Category Archives: Good and bad polytheists

Good and bad polytheists (part 9): Gaozu and Qin Shi Huang

GAOZU (born Liu Bang)

Emperor GaozuThe region where the early civilization of China flourished reminds us of Mesopotamia. It began in the far east along the Yellow River with the Xia Dynasty, and then expanded under the Shang Dynasty to include the Yangtze to the South. A third dynasty, the Zhou, then proceeded to overthrew their predecessors and ruled over a larger territory until 771 BCE. After that time, the Zhou kings lost power and their dominions gradually underwent fragmentation, until 475 BCE when four mature states began to engage in wars of domination. This situation, which is known as the period of Warring States, went on for several centuries, and was also accompanied by the competition of many philosophical schools, particularly Confucianism, Taoism, and Legalism. A further complication arose when one of the four contending states, Jin, was divided into three parts following a civil war, one of which was the Han. This partition shook the balance of power and facilitated the domination of China. Consequently, within a hundred years, the intensity of alliances and wars increased. The Chu and Qin were the largest and most warlike of the states, although the Qin proved far more successful: They were victorious in most of their battles and they also claimed succession to China after they defeated the last remnants of the Zhou dynasty in 249 BCE. They afterwards fought for 25 years till they established the first empire of China. By this time, a peasant by the name of Liu Bang was already a young man providing feudal labor for the new Qin emperor.

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Good and bad polytheists (part 8): Vercingetorix and Brennus


Coin_VercingetorixThe Celts were a large ethnic group of peoples that inhabited what is today France, Britain, Western Spain, Austria, Bohemia, South Germany, North Italy, Belgium, Slovenia and parts of Croatia and Serbia. They were a warlike and fertile people who increased their numbers, expanded and migrated from time to time in search of land to accommodate them. Their culture, already beautiful, also benefited from trade and exchange with the south, and therefore by the 1st century BCE, we hear of large and prosperous cities in Gaul (the ancient word for France). By that time, they had already clashed several times with Rome in the north of Italy, because of pressure from expanding Germanic tribes to the north, and the Germans were also interested in expanding beyond the Rhine river. Unfortunately for them, not only the Germans were interested in expansion, but also the Romans, who had defeated the Carthaginian empire 100 years before and taken all their lands. The Celts thus fell between two powers and pressures. To make matters even worse, Rome in 59 BCE was under the power of two ambitious men of different parties: Pompey, who had lately returned from conquests in the east, stood with the senatorial faction, and Caesar, jealous of his victories, opposed him on the plebian side. Pompey was rich from conquests and new provinces, but Caesar was in debt from his consulship, because (among other reasons) he spent vast sums of money to feed the poor to increase his popularity. At first, Caesar, who was governor in North Italy, considered conquering Dacia (today Romania) in order to get out of debt and get into fame, but he found a better opportunity with the Celts to the North. In 58 BCE, the Helvetii, a confederation of five Celtic tribes inhabiting modern Switzerland, prepared for a migration to the west in order to avoid pressure from the Germans. There was news that their leader Orgetorix intended to rule all Gaul, but this may have been a rumor from Caesar to justify war. When the Helvetii requested peaceful passage through Roman territory in south Gaul, Caesar (the governor of the province) deliberately refused, knowing this would provoke war.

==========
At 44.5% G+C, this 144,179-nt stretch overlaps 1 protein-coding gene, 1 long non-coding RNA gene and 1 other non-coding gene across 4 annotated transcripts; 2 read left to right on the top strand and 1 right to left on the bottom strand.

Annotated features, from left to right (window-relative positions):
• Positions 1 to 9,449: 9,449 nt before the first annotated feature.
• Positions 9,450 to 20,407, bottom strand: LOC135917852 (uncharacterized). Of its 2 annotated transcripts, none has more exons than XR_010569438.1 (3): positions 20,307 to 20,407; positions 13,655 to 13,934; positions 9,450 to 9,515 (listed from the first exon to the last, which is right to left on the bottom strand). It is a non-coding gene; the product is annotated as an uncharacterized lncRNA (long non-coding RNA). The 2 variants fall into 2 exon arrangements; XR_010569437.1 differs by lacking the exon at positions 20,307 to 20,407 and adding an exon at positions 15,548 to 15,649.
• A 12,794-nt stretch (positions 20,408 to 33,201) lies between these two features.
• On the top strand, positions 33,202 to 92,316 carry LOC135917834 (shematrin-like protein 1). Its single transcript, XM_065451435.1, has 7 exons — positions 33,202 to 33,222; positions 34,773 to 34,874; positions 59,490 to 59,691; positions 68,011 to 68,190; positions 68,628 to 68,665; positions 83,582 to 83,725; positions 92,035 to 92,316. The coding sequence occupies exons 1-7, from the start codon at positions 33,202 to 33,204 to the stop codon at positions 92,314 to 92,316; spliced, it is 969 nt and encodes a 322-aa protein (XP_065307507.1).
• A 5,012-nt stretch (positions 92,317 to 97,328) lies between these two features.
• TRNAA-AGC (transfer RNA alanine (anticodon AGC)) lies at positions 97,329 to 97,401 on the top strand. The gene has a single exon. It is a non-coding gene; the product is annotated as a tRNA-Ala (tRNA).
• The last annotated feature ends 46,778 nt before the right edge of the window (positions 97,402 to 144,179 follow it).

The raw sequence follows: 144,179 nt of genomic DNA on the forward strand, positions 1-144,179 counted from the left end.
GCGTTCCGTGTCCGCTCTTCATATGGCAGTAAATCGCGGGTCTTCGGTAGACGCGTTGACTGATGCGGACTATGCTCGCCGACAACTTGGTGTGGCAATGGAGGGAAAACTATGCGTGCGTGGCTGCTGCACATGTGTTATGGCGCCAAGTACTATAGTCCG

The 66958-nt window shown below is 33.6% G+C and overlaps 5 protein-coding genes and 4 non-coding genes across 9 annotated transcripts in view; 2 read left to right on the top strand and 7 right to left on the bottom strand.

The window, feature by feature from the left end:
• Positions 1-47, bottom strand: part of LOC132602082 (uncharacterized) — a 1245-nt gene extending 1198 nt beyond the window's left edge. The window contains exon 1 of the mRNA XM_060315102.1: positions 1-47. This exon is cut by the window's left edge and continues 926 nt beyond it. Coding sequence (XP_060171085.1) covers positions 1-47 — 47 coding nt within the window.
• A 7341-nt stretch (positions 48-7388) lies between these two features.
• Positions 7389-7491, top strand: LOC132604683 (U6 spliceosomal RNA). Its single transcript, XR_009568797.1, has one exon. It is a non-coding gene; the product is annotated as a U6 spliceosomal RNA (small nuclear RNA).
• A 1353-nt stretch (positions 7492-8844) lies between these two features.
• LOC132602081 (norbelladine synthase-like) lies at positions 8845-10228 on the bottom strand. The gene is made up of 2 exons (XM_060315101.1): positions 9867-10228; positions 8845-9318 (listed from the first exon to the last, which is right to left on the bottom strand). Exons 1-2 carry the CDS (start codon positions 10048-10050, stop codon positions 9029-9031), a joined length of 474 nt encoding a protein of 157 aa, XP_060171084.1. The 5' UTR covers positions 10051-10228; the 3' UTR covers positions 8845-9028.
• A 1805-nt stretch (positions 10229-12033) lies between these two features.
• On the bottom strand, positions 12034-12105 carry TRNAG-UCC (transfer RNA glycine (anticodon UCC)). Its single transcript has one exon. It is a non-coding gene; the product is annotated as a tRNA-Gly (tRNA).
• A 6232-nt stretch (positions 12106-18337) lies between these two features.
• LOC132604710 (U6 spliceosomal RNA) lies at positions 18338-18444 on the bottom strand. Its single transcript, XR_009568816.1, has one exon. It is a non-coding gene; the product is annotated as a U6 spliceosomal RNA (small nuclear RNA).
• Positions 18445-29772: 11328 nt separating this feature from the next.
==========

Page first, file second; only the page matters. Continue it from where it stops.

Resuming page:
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Good and bad polytheists (part 7): Chanakya and Ashoka